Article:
M. Suard, to whose elegant translation of the History of the Reign of Charles V. I owe the favourable reception of that work on the continent, procured me answers to the same queries from M. de Bougainville, who had opportunities of observing the Indians both of North and South America, and from M. Godin le jeune, who resided fifteen years among the Indians in Quito, and twenty years in Cayenne. The latter are more valuable from having been examined by M. de la Condamine, who, a few weeks before his death, made some short additions to them, which may be considered as the last effort of that attention to science which occupied a long life.

My inquiries were not confined to one region in America. Governor Hutchinson took the trouble of recommending the consideration of my queries to Mr. Hawley and Mr. Brainerd, two protestant missionaries, employed

among the Indians of the Five Nations, who favoured me with answers, which discover a considerable knowledge of the people whose customs they describe. From William Smith, Esq. the ingenious historian of New York, I received some useful information. When I enter upon the History of our colonies in North America, I shall have occasion to acknowledge how much I have been indebted to many other gentlemen of that country.

From the Valuable Collection of Voyages made by Alexander Dairymple, Esq. with whose attention to the History of navigation and discovery the public is well acquainted, I have received some very rare books, particularly two very large volumes of Memorials, partly Manuscript and partly in print, which were presented to the court of Spain during the reigns of Philip III. and Philip IV. From these I have learned many curious particulars with respect to the interior state of the Spanish colonies, and the various schemes formed for their improvement. As this collection of Memorials formerly belonged to the Colbert Library, I have quoted them by that title.

All those books and manuscripts I have consulted with that attention which the respect due from an author to the public required and by minute references to them, I have endeavoured to authenticate whatever I relate. The longer I reflect on the nature of historical composition, the more I am convinced that this scrupulous accuracy is necessary. The historian who records the events of his own time, is credited in proportion to the opinion which the public entertains with respect to his means of information and his veracity. He who delineates

the transactions of a remote period, has no title to claim assent, unless he produces evidence in proof of his assertions. Without this, he may write an amusing tale, but cannot he said to have composed an authentic history. In those sentiments I have been confirmed by the opinion of an author, * whom his industry, erudition, and discernment, have deservedly placed in a high rank among the most eminent historians of the age.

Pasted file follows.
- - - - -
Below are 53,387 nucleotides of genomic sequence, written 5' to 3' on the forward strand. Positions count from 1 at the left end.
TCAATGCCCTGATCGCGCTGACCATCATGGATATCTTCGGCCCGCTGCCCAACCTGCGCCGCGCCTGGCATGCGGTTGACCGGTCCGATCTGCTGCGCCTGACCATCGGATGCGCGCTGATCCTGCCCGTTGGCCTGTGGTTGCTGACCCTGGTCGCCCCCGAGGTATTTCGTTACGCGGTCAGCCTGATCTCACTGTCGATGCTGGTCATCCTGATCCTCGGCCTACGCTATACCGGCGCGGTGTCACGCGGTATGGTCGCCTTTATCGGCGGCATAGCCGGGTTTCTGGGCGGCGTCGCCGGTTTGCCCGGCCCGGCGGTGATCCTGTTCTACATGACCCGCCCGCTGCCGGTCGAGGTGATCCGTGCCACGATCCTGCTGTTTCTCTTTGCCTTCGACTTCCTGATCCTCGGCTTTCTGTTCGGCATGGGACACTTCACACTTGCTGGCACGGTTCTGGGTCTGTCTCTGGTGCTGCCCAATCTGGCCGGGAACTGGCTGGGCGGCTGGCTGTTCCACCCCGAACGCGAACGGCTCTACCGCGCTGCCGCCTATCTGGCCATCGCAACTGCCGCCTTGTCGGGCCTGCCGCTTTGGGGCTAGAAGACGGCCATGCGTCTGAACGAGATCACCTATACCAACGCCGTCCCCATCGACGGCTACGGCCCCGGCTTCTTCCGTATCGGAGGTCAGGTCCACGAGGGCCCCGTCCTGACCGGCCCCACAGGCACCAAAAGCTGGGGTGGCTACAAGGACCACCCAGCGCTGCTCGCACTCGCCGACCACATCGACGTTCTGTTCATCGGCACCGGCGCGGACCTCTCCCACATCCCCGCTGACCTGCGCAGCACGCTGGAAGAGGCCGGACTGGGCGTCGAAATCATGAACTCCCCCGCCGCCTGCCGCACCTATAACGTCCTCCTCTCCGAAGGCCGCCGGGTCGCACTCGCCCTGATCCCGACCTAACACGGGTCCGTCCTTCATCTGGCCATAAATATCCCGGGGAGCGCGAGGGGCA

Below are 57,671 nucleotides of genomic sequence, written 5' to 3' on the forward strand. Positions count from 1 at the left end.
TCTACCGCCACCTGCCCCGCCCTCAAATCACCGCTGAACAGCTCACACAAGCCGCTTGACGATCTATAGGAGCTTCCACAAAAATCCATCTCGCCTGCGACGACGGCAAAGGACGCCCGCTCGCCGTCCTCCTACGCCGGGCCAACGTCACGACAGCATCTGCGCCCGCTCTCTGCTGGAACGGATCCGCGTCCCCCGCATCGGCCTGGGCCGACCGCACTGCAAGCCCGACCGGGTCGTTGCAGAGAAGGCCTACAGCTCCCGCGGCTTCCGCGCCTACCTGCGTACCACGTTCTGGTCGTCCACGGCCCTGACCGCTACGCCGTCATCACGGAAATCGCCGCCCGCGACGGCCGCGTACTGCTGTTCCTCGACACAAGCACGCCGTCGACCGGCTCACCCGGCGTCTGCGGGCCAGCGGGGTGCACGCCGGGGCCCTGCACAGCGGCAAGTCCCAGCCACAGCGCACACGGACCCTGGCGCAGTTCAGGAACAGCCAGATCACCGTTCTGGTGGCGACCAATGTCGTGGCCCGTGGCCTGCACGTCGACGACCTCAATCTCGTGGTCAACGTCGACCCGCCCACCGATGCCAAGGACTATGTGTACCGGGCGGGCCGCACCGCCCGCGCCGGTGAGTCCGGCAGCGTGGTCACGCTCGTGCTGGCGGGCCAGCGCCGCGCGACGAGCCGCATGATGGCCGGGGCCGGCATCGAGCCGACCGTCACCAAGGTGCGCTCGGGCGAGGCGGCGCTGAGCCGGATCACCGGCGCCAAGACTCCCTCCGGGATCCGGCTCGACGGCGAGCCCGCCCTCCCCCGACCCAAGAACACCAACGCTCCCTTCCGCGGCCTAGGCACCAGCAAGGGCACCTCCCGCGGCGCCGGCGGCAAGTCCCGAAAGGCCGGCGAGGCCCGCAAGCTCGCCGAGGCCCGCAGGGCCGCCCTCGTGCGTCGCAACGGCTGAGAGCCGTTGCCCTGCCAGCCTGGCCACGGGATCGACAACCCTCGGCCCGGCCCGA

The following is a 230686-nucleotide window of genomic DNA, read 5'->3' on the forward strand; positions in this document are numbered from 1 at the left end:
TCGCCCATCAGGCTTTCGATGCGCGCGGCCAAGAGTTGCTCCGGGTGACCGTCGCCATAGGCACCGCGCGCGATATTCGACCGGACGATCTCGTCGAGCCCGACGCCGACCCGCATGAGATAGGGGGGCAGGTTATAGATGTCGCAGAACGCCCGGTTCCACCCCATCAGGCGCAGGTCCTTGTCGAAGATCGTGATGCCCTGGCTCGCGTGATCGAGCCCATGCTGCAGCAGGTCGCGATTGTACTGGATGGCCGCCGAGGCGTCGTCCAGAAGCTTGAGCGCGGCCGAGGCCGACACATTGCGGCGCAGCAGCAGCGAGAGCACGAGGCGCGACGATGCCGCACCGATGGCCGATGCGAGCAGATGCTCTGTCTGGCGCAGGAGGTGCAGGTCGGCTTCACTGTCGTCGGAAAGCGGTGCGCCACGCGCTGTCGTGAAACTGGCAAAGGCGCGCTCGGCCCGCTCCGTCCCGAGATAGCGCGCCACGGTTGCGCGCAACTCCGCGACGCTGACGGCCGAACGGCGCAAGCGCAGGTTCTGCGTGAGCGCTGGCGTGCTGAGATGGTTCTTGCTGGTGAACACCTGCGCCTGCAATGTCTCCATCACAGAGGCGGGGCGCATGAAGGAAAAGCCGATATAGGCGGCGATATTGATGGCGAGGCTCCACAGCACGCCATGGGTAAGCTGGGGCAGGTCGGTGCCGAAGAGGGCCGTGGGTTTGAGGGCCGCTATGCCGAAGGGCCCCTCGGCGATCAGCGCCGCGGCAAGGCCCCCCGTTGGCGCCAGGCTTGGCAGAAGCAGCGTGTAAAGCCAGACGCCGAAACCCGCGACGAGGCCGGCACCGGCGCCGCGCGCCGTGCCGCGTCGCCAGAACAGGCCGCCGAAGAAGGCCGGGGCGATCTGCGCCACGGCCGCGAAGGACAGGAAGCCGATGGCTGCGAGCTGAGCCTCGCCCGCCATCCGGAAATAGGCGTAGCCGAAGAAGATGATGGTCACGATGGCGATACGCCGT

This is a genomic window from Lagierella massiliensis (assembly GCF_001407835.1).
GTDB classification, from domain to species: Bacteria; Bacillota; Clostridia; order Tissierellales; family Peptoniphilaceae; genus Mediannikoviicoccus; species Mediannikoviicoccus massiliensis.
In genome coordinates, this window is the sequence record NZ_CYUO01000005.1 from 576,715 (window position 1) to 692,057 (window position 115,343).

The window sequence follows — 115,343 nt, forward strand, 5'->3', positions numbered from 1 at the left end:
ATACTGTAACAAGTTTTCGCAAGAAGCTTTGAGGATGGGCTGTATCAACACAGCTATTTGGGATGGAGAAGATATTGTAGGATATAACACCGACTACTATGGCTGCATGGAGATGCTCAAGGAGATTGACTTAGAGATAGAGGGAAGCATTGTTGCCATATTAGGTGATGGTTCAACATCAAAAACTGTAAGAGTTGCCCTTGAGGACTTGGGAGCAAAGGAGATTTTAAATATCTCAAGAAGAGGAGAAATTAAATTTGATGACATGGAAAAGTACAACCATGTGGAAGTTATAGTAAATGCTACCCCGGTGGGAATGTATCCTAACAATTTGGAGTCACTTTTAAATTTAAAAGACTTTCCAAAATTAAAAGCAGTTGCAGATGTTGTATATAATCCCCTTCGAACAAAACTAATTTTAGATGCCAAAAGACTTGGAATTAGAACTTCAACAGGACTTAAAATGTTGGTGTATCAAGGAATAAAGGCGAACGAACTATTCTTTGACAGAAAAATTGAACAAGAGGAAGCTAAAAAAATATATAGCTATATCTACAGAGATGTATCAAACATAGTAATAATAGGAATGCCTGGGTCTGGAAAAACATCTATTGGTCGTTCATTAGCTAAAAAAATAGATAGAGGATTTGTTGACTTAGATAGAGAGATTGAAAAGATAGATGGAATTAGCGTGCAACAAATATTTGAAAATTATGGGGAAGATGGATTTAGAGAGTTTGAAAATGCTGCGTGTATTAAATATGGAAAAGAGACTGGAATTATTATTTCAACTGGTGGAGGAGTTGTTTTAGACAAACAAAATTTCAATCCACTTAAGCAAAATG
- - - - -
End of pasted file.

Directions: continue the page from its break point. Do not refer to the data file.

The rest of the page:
My readers will observe, that in mentioning sums of money, I have uniformly followed the Spanish method of computing by pesos. In America, the peso fuerte, or duro, is the only one known, and that is always meant when any sum imported from America is mentioned. The peso fuerte, as well as other coins, has varied in its numerary value but I have been advised, without attending to such minute variations, to consider it as equal to four shillings and sixpense of our money. It is to be remembered, however, that in the sixteenth century, the effective value of a peso, i. e. the quantity of labour which it represented, or of goods which it would purchase, was five or six times as much as at present.

N. B. Since this edition was put into the press, a History of Mexico, in two volumes in quarto, translated from the Italian of the Abbe D. Francesco Savario Clavigero, has been published. From a person, who is a native of New Spain, who has resided forty years in that country and who is acquainted with the Mexican language, it was natural to expect much new information,

Upon perusing his work, however, I find that it contains hardly any addition to the ancient History of the Mexican empire, as related by Accosta and Herrera, but what is derived from the improbable narratives and fanciful conjectures of Torquemada and Boturini. Having copied their splendid descriptions of the high state of civilization in the Mexican empire, M. Clavigero, in the abundance of his zeal for the honour of his native country, charges me with having mistaken some points, and with having misrepresented others, in the history of it. When an author is conscious of having exerted industry in research, and impartiality in decision, he may, without presumption, claim what praise is due to these qualities, and he cannot be insensible to any accusation that tends to weaken the force of his claim. A feeling of this kind has induced me to examine such strictures of M. Clavigero on my History of America as merited any attention, especially as these are made by one, who seemed to possess the means of obtaining accurate information and to show that the greater part of them is destitute of any just foundation. This I have done in notes upon the passages in my History, which gave rise to his criticisms.